JOHN, ii. 25.

For he knew what was in man.

This feature, my brethren, in the character of our Saviour, is one of the leading circumstances which more peculiarly fitted him for the great office which He undertook upon earth, his entrance upon which we have again begun to commemorate. “ He knew what was in man.” He knew all the weakness and the strength of the Being whom he undertook to

* Preached on the second Sunday in Advent.

reform and to save; and while all other teachers have, in some way or other, followed the bent of their own peculiar minds, and have derived their instructions rather from what they imagined, than from what they knew, to be true of Human Nature, he ever kept his calm and undeviating eye upon the real and unsophisticated condition of the heart, and applied His remedy to what he saw was the disease, not to any supposed or imaginary form of it. It is from this cause that, in every age, His words have come so home to the consciences of men, and have been the most effectual of all others in pointing out to them the true state of their souls. In the different pictures which He draws throughout his simple and unaffected Parables, there is no man who may not discover the description of his own character in its most material aspects ; and the precepts which he delivers for the improvement of our minds have something in them so suitable to the genuine character of our nature, and are so free from the prejudices which spring from partial and distorted views, that it is impossible not to feel their truth when they are announced, and, at the same time, not to perceive, that they are

such as no other teacher was ever qualified to deliver.

I. If we inquire what were those general truths respecting human nature which our Saviour seems ever to have kept in view, we shall find, in the first place, that he regarded Man as a creature of great dignity and value; as possessed of a Soul which might be rendered capable of obtaining an eternal inheritance, and which, even amidst the infirmities of a mortal existence, could not but aspire to the knowledge of Him who is from everlasting to everlasting. In this high point of view, as connected with God and with eternity, the Great Teacher of the Gospel contemplated the Being whom he came to guide to salvation; and with this contemplation before him, he at once took his lofty ground, and spoke of man and of his prospects in words which it had never before entered into the Heart of Man to conceive. Unlike every other teacher who has, at any time, undertaken the office of instruction, he extended his view over the whole of the human race, and in the one great aspect in which he beheld it, every other distinction seemed to vanish, Not with the exclusive spirit of partial Legislators, or Prophets, did He institute forms of polity, or of worship, which were addressed only to particular nations, and could do little else than foster their pride and contempt for the rest of mankind ;- not like Philosophers who only speak to men of enlarged and liberal understandings, and too readily exclude the multitude of their fellow-creatures from a participation in the reach of their discoveries, -He beheld even in the weakest and most imperfect mind the vestiges of that exalted nature which he himself bore :-It was man, not particular classes or descriptions of men, which He contemplated, and man in that high and sublime character which is not limited to the kingdoms or to the wisdom of the world, but which unites him to the kingdom of Heaven, and to the wisdom of immortality. In truth, my brethren, there never was a teacher but He, who, in this greatest of all aspects, “ knew what was in man.” In former times, amidst all the virtue and the ability of uninspired Sages, this characteristic of our nature was scarcely ever contemplated ; and even now, that “ immortality has been brought to light by his Gospel,”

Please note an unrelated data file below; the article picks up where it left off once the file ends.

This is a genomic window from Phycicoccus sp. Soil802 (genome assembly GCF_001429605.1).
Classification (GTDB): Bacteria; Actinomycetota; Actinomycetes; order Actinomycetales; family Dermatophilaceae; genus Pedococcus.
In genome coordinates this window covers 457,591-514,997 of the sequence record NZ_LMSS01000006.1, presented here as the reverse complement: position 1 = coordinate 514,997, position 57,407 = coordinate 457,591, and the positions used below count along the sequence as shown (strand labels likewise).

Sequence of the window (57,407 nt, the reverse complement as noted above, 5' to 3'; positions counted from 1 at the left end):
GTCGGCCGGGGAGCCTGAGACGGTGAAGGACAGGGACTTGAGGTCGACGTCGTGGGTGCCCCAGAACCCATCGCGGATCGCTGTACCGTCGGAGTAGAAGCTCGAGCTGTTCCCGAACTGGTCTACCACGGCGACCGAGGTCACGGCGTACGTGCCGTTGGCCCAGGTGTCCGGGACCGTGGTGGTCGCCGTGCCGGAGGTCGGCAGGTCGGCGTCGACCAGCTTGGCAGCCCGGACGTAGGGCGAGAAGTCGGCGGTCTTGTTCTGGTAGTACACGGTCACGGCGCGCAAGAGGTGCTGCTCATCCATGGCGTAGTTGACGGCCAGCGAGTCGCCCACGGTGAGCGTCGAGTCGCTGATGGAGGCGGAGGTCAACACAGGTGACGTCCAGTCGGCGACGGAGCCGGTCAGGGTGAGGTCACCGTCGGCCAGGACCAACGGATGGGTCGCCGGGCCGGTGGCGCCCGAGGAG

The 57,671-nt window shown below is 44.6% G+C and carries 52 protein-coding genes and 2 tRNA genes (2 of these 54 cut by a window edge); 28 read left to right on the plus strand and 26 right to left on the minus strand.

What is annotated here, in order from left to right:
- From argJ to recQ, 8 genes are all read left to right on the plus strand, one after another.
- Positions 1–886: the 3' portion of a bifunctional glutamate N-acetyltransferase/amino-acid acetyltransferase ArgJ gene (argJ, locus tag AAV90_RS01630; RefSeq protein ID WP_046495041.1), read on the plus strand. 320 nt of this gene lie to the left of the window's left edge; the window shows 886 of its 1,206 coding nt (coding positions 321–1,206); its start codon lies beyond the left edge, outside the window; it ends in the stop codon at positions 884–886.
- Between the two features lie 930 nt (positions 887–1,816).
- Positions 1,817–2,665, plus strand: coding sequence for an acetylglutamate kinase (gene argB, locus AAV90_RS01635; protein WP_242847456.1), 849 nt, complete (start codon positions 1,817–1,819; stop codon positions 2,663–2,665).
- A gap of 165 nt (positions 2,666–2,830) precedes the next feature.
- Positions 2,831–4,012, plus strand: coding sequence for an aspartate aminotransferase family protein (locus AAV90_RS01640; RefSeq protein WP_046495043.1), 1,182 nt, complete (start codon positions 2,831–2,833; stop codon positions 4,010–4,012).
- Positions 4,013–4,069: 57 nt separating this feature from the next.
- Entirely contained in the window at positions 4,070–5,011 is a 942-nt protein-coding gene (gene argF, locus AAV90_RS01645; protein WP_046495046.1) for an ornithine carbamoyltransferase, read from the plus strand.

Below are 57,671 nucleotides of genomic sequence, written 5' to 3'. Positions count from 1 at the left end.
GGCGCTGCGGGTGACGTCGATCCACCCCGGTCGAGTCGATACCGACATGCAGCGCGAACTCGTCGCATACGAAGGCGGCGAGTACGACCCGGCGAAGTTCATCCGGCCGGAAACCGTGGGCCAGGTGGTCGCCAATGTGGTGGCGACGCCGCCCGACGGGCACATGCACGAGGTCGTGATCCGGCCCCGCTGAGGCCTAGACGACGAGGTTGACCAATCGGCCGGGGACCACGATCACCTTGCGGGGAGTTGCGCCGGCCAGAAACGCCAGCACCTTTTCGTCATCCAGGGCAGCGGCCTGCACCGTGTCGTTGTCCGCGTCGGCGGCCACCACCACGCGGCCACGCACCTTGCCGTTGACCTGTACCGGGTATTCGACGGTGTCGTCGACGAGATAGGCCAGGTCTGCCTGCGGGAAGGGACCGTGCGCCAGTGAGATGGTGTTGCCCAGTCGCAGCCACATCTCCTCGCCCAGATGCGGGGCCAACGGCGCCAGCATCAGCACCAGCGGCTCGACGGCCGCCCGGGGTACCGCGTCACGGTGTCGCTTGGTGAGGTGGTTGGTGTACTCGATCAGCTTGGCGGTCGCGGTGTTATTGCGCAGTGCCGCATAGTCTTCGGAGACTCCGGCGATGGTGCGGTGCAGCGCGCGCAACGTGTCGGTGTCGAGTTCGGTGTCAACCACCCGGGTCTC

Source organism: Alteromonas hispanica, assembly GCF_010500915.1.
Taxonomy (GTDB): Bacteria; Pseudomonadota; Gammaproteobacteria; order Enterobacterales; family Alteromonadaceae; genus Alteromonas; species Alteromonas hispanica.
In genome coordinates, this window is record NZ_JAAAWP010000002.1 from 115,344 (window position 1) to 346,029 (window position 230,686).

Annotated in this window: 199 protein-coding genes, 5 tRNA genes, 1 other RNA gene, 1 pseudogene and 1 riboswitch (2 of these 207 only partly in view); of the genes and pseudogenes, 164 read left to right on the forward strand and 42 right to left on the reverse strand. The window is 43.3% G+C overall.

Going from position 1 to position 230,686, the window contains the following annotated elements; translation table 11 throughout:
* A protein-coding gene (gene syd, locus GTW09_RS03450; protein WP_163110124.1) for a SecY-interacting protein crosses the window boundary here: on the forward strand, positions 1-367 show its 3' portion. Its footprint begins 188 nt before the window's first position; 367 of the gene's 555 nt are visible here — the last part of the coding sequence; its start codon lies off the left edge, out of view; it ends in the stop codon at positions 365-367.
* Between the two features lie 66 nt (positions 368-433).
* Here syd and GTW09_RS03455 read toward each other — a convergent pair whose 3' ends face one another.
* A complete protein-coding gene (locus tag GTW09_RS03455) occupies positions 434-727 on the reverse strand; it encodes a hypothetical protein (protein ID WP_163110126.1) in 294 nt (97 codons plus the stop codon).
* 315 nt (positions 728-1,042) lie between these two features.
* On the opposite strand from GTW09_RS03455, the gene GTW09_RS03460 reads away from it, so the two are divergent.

who feels, or can feel, that sublime union with higher Beings which he felt in himself, and which he beheld lurking, though in an inferior form, beneath the mortal clay of every thing human ;-- who can so free his thoughts from prejudices and passions, and little vanities, as amid all the contentions, and disorders, and weaknesses of men, to look upon them not so much as they now are, as what they may one

day be ?

II. If we consider a second light in which this Great Teacher contemplated the nature of man, we shall perceive, that he was fully aware of the vices and imperfections with which it is defaced and stained. His high conceptions of its excellence and destiny, did not blind him to the manifold obstacles which at present stand in the way of its sanctity and advancement. “ He knew what was in man," —What was the original cause of all this corruption-what were all the shapes in which it has ever appeared, --what were all the fatal consequences to which it naturally would lead. All this He knew better than ever it was known to any one besides; but what was the consequence of this

« VorigeDoorgaan »